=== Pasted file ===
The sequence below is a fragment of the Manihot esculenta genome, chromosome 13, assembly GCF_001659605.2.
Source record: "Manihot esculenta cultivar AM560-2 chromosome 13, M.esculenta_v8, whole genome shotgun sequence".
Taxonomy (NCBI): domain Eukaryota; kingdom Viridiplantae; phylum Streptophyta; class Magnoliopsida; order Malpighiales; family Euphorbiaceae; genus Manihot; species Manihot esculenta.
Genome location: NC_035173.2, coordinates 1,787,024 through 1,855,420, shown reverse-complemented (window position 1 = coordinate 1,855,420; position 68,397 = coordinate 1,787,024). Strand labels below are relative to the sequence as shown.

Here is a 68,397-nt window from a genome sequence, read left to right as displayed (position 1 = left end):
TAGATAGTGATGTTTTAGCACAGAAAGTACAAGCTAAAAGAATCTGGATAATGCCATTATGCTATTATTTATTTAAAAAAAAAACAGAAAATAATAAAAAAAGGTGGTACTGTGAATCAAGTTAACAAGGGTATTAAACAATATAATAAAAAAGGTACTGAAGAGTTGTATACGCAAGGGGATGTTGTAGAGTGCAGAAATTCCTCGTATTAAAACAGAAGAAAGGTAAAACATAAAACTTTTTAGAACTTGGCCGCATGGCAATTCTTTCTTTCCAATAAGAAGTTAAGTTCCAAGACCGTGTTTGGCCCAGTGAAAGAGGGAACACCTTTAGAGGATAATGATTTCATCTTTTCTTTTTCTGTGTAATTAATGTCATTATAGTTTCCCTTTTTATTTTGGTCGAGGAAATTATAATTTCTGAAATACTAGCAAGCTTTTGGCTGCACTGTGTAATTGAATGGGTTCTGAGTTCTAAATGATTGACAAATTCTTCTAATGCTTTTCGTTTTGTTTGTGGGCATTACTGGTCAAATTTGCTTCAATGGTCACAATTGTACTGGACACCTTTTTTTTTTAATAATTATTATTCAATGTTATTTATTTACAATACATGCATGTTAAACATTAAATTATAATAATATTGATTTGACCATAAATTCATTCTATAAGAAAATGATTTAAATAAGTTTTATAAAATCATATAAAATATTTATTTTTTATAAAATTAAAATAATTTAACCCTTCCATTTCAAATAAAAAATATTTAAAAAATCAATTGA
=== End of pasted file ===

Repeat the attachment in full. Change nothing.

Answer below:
The sequence below is a fragment of the Manihot esculenta genome, chromosome 13, assembly GCF_001659605.2.
Source record: "Manihot esculenta cultivar AM560-2 chromosome 13, M.esculenta_v8, whole genome shotgun sequence".
Taxonomy (NCBI): domain Eukaryota; kingdom Viridiplantae; phylum Streptophyta; class Magnoliopsida; order Malpighiales; family Euphorbiaceae; genus Manihot; species Manihot esculenta.
Genome location: NC_035173.2, coordinates 1,787,024 through 1,855,420, shown reverse-complemented (window position 1 = coordinate 1,855,420; position 68,397 = coordinate 1,787,024). Strand labels below are relative to the sequence as shown.

Here is a 68,397-nt window from a genome sequence, read left to right as displayed (position 1 = left end):
TAGATAGTGATGTTTTAGCACAGAAAGTACAAGCTAAAAGAATCTGGATAATGCCATTATGCTATTATTTATTTAAAAAAAAAACAGAAAATAATAAAAAAAGGTGGTACTGTGAATCAAGTTAACAAGGGTATTAAACAATATAATAAAAAAGGTACTGAAGAGTTGTATACGCAAGGGGATGTTGTAGAGTGCAGAAATTCCTCGTATTAAAACAGAAGAAAGGTAAAACATAAAACTTTTTAGAACTTGGCCGCATGGCAATTCTTTCTTTCCAATAAGAAGTTAAGTTCCAAGACCGTGTTTGGCCCAGTGAAAGAGGGAACACCTTTAGAGGATAATGATTTCATCTTTTCTTTTTCTGTGTAATTAATGTCATTATAGTTTCCCTTTTTATTTTGGTCGAGGAAATTATAATTTCTGAAATACTAGCAAGCTTTTGGCTGCACTGTGTAATTGAATGGGTTCTGAGTTCTAAATGATTGACAAATTCTTCTAATGCTTTTCGTTTTGTTTGTGGGCATTACTGGTCAAATTTGCTTCAATGGTCACAATTGTACTGGACACCTTTTTTTTTTAATAATTATTATTCAATGTTATTTATTTACAATACATGCATGTTAAACATTAAATTATAATAATATTGATTTGACCATAAATTCATTCTATAAGAAAATGATTTAAATAAGTTTTATAAAATCATATAAAATATTTATTTTTTATAAAATTAAAATAATTTAACCCTTCCATTTCAAATAAAAAATATTTAAAAAATCAATTGA